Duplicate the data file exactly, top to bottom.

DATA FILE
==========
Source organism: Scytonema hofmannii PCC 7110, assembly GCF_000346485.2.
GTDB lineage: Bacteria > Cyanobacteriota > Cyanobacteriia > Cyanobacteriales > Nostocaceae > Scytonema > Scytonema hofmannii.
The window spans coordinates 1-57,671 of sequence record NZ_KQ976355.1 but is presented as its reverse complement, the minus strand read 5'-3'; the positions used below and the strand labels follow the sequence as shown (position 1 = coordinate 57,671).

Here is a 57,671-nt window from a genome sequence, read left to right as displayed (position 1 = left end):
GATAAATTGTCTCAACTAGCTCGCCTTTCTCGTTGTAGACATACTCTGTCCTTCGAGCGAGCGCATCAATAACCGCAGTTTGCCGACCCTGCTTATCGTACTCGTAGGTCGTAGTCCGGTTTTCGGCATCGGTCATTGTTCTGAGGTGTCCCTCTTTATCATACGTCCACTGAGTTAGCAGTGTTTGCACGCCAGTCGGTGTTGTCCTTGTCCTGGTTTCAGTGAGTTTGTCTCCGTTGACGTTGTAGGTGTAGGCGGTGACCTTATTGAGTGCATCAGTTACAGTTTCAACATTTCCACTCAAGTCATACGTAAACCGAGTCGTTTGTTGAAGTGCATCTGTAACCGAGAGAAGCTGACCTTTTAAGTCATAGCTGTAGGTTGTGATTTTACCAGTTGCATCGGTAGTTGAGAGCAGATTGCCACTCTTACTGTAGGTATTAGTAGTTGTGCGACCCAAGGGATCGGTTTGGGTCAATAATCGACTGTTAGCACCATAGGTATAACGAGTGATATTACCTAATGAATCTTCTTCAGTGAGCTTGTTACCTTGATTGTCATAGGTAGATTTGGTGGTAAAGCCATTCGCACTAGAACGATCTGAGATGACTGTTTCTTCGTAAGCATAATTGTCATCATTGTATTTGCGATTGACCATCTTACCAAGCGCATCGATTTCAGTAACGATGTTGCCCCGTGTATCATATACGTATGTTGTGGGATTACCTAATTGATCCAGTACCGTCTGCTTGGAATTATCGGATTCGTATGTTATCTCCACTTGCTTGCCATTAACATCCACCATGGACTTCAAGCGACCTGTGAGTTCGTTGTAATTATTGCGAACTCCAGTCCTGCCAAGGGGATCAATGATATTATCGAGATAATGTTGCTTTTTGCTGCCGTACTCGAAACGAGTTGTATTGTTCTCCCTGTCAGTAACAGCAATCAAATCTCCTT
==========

Source organism: Scytonema hofmannii PCC 7110, assembly GCF_000346485.2.
GTDB lineage: Bacteria > Cyanobacteriota > Cyanobacteriia > Cyanobacteriales > Nostocaceae > Scytonema > Scytonema hofmannii.
The window spans coordinates 1-57,671 of sequence record NZ_KQ976355.1 but is presented as its reverse complement, the minus strand read 5'-3'; the positions used below and the strand labels follow the sequence as shown (position 1 = coordinate 57,671).

Here is a 57,671-nt window from a genome sequence, read left to right as displayed (position 1 = left end):
GATAAATTGTCTCAACTAGCTCGCCTTTCTCGTTGTAGACATACTCTGTCCTTCGAGCGAGCGCATCAATAACCGCAGTTTGCCGACCCTGCTTATCGTACTCGTAGGTCGTAGTCCGGTTTTCGGCATCGGTCATTGTTCTGAGGTGTCCCTCTTTATCATACGTCCACTGAGTTAGCAGTGTTTGCACGCCAGTCGGTGTTGTCCTTGTCCTGGTTTCAGTGAGTTTGTCTCCGTTGACGTTGTAGGTGTAGGCGGTGACCTTATTGAGTGCATCAGTTACAGTTTCAACATTTCCACTCAAGTCATACGTAAACCGAGTCGTTTGTTGAAGTGCATCTGTAACCGAGAGAAGCTGACCTTTTAAGTCATAGCTGTAGGTTGTGATTTTACCAGTTGCATCGGTAGTTGAGAGCAGATTGCCACTCTTACTGTAGGTATTAGTAGTTGTGCGACCCAAGGGATCGGTTTGGGTCAATAATCGACTGTTAGCACCATAGGTATAACGAGTGATATTACCTAATGAATCTTCTTCAGTGAGCTTGTTACCTTGATTGTCATAGGTAGATTTGGTGGTAAAGCCATTCGCACTAGAACGATCTGAGATGACTGTTTCTTCGTAAGCATAATTGTCATCATTGTATTTGCGATTGACCATCTTACCAAGCGCATCGATTTCAGTAACGATGTTGCCCCGTGTATCATATACGTATGTTGTGGGATTACCTAATTGATCCAGTACCGTCTGCTTGGAATTATCGGATTCGTATGTTATCTCCACTTGCTTGCCATTAACATCCACCATGGACTTCAAGCGACCTGTGAGTTCGTTGTAATTATTGCGAACTCCAGTCCTGCCAAGGGGATCAATGATATTATCGAGATAATGTTGCTTTTTGCTGCCGTACTCGAAACGAGTTGTATTGTTCTCCCTGTCAGTAACAGCAATCAAATCTCCTT